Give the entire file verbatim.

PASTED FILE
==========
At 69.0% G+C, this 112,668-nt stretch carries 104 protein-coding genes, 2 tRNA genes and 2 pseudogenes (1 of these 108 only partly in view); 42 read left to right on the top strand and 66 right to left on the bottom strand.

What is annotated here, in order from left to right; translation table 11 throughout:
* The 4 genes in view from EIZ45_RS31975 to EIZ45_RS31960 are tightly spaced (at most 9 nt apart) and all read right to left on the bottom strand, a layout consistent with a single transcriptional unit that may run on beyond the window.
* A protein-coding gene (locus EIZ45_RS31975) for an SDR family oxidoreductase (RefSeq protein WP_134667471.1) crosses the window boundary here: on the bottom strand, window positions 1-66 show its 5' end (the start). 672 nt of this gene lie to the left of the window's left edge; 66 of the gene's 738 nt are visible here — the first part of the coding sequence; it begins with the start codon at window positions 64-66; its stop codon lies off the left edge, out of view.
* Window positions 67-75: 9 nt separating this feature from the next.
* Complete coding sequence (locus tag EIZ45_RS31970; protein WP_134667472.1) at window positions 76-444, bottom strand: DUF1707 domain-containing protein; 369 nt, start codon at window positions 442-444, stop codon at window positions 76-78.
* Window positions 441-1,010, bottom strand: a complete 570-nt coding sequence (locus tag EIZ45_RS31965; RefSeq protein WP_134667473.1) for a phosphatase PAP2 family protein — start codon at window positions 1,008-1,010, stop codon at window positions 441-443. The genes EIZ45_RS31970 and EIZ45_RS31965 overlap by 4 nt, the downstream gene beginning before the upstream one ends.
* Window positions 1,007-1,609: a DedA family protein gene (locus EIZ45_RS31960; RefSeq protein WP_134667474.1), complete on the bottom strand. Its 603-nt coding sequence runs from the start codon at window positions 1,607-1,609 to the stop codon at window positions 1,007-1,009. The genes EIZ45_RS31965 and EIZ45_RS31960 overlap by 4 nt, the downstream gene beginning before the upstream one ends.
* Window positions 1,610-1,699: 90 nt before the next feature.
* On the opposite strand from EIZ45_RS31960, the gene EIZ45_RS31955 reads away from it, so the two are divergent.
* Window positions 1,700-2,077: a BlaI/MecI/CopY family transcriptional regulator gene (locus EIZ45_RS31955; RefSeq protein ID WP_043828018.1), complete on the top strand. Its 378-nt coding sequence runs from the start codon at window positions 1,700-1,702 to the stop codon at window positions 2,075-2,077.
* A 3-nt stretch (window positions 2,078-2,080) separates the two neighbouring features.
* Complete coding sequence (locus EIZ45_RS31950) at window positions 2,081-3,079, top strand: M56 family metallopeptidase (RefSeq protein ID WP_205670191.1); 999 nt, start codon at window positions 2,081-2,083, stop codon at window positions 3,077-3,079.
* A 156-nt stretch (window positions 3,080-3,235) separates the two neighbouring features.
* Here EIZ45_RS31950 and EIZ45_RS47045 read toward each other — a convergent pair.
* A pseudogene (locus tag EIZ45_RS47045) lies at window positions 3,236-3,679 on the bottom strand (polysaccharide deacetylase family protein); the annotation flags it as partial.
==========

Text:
At 69.0% G+C, this 112,668-nt stretch carries 104 protein-coding genes, 2 tRNA genes and 2 pseudogenes (1 of these 108 only partly in view); 42 read left to right on the top strand and 66 right to left on the bottom strand.

What is annotated here, in order from left to right; translation table 11 throughout:
* The 4 genes in view from EIZ45_RS31975 to EIZ45_RS31960 are tightly spaced (at most 9 nt apart) and all read right to left on the bottom strand, a layout consistent with a single transcriptional unit that may run on beyond the window.
* A protein-coding gene (locus EIZ45_RS31975) for an SDR family oxidoreductase (RefSeq protein WP_134667471.1) crosses the window boundary here: on the bottom strand, window positions 1-66 show its 5' end (the start). 672 nt of this gene lie to the left of the window's left edge; 66 of the gene's 738 nt are visible here — the first part of the coding sequence; it begins with the start codon at window positions 64-66; its stop codon lies off the left edge, out of view.
* Window positions 67-75: 9 nt separating this feature from the next.
* Complete coding sequence (locus tag EIZ45_RS31970; protein WP_134667472.1) at window positions 76-444, bottom strand: DUF1707 domain-containing protein; 369 nt, start codon at window positions 442-444, stop codon at window positions 76-78.
* Window positions 441-1,010, bottom strand: a complete 570-nt coding sequence (locus tag EIZ45_RS31965; RefSeq protein WP_134667473.1) for a phosphatase PAP2 family protein — start codon at window positions 1,008-1,010, stop codon at window positions 441-443. The genes EIZ45_RS31970 and EIZ45_RS31965 overlap by 4 nt, the downstream gene beginning before the upstream one ends.
* Window positions 1,007-1,609: a DedA family protein gene (locus EIZ45_RS31960; RefSeq protein WP_134667474.1), complete on the bottom strand. Its 603-nt coding sequence runs from the start codon at window positions 1,607-1,609 to the stop codon at window positions 1,007-1,009. The genes EIZ45_RS31965 and EIZ45_RS31960 overlap by 4 nt, the downstream gene beginning before the upstream one ends.
* Window positions 1,610-1,699: 90 nt before the next feature.
* On the opposite strand from EIZ45_RS31960, the gene EIZ45_RS31955 reads away from it, so the two are divergent.
* Window positions 1,700-2,077: a BlaI/MecI/CopY family transcriptional regulator gene (locus EIZ45_RS31955; RefSeq protein ID WP_043828018.1), complete on the top strand. Its 378-nt coding sequence runs from the start codon at window positions 1,700-1,702 to the stop codon at window positions 2,075-2,077.
* A 3-nt stretch (window positions 2,078-2,080) separates the two neighbouring features.
* Complete coding sequence (locus EIZ45_RS31950) at window positions 2,081-3,079, top strand: M56 family metallopeptidase (RefSeq protein ID WP_205670191.1); 999 nt, start codon at window positions 2,081-2,083, stop codon at window positions 3,077-3,079.
* A 156-nt stretch (window positions 3,080-3,235) separates the two neighbouring features.
* Here EIZ45_RS31950 and EIZ45_RS47045 read toward each other — a convergent pair.
* A pseudogene (locus tag EIZ45_RS47045) lies at window positions 3,236-3,679 on the bottom strand (polysaccharide deacetylase family protein); the annotation flags it as partial.